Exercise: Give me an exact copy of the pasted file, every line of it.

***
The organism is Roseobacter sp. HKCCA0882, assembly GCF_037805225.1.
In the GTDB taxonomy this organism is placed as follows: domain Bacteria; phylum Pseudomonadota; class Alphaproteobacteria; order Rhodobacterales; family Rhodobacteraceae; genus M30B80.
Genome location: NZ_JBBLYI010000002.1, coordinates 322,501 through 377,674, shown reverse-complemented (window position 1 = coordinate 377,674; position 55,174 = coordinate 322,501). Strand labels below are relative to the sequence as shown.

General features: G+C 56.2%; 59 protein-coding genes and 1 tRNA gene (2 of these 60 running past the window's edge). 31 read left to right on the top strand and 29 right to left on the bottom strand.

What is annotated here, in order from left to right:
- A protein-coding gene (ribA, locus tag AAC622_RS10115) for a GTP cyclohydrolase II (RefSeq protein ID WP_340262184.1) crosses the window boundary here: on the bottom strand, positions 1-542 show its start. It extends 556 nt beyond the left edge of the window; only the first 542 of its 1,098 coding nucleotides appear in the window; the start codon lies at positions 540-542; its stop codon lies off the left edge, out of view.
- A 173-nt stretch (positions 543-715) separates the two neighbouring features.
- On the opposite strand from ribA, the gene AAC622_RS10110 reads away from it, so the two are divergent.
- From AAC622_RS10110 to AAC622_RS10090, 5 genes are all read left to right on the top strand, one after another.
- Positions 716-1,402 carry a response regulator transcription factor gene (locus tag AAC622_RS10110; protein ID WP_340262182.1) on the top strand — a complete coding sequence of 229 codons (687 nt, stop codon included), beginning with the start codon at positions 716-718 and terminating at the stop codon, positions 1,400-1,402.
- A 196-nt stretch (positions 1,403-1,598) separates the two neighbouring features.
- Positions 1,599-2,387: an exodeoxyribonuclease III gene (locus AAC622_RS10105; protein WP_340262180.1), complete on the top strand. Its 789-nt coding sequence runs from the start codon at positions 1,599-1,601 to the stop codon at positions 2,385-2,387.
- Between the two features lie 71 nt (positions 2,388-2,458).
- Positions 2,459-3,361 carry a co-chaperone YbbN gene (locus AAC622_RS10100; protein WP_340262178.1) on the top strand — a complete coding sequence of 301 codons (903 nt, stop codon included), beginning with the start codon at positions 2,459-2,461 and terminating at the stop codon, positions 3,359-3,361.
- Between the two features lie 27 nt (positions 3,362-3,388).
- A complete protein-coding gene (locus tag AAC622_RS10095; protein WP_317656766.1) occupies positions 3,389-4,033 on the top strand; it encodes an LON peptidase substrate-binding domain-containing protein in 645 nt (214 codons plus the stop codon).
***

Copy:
The organism is Roseobacter sp. HKCCA0882, assembly GCF_037805225.1.
In the GTDB taxonomy this organism is placed as follows: domain Bacteria; phylum Pseudomonadota; class Alphaproteobacteria; order Rhodobacterales; family Rhodobacteraceae; genus M30B80.
Genome location: NZ_JBBLYI010000002.1, coordinates 322,501 through 377,674, shown reverse-complemented (window position 1 = coordinate 377,674; position 55,174 = coordinate 322,501). Strand labels below are relative to the sequence as shown.

General features: G+C 56.2%; 59 protein-coding genes and 1 tRNA gene (2 of these 60 running past the window's edge). 31 read left to right on the top strand and 29 right to left on the bottom strand.

What is annotated here, in order from left to right:
- A protein-coding gene (ribA, locus tag AAC622_RS10115) for a GTP cyclohydrolase II (RefSeq protein ID WP_340262184.1) crosses the window boundary here: on the bottom strand, positions 1-542 show its start. It extends 556 nt beyond the left edge of the window; only the first 542 of its 1,098 coding nucleotides appear in the window; the start codon lies at positions 540-542; its stop codon lies off the left edge, out of view.
- A 173-nt stretch (positions 543-715) separates the two neighbouring features.
- On the opposite strand from ribA, the gene AAC622_RS10110 reads away from it, so the two are divergent.
- From AAC622_RS10110 to AAC622_RS10090, 5 genes are all read left to right on the top strand, one after another.
- Positions 716-1,402 carry a response regulator transcription factor gene (locus tag AAC622_RS10110; protein ID WP_340262182.1) on the top strand — a complete coding sequence of 229 codons (687 nt, stop codon included), beginning with the start codon at positions 716-718 and terminating at the stop codon, positions 1,400-1,402.
- A 196-nt stretch (positions 1,403-1,598) separates the two neighbouring features.
- Positions 1,599-2,387: an exodeoxyribonuclease III gene (locus AAC622_RS10105; protein WP_340262180.1), complete on the top strand. Its 789-nt coding sequence runs from the start codon at positions 1,599-1,601 to the stop codon at positions 2,385-2,387.
- Between the two features lie 71 nt (positions 2,388-2,458).
- Positions 2,459-3,361 carry a co-chaperone YbbN gene (locus AAC622_RS10100; protein WP_340262178.1) on the top strand — a complete coding sequence of 301 codons (903 nt, stop codon included), beginning with the start codon at positions 2,459-2,461 and terminating at the stop codon, positions 3,359-3,361.
- Between the two features lie 27 nt (positions 3,362-3,388).
- A complete protein-coding gene (locus tag AAC622_RS10095; protein WP_317656766.1) occupies positions 3,389-4,033 on the top strand; it encodes an LON peptidase substrate-binding domain-containing protein in 645 nt (214 codons plus the stop codon).